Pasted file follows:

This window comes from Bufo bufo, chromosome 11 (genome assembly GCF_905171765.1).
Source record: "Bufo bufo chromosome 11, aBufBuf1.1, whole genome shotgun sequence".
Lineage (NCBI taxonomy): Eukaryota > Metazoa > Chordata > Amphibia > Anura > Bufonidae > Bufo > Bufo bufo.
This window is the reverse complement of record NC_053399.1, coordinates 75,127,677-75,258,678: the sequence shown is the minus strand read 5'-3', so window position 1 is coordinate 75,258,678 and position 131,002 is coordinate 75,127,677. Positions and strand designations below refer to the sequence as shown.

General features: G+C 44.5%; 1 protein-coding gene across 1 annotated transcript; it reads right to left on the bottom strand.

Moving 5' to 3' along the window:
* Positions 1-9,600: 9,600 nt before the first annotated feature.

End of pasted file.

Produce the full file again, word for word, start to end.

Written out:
This window comes from Bufo bufo, chromosome 11 (genome assembly GCF_905171765.1).
Source record: "Bufo bufo chromosome 11, aBufBuf1.1, whole genome shotgun sequence".
Lineage (NCBI taxonomy): Eukaryota > Metazoa > Chordata > Amphibia > Anura > Bufonidae > Bufo > Bufo bufo.
This window is the reverse complement of record NC_053399.1, coordinates 75,127,677-75,258,678: the sequence shown is the minus strand read 5'-3', so window position 1 is coordinate 75,258,678 and position 131,002 is coordinate 75,127,677. Positions and strand designations below refer to the sequence as shown.

General features: G+C 44.5%; 1 protein-coding gene across 1 annotated transcript; it reads right to left on the bottom strand.

Moving 5' to 3' along the window:
* Positions 1-9,600: 9,600 nt before the first annotated feature.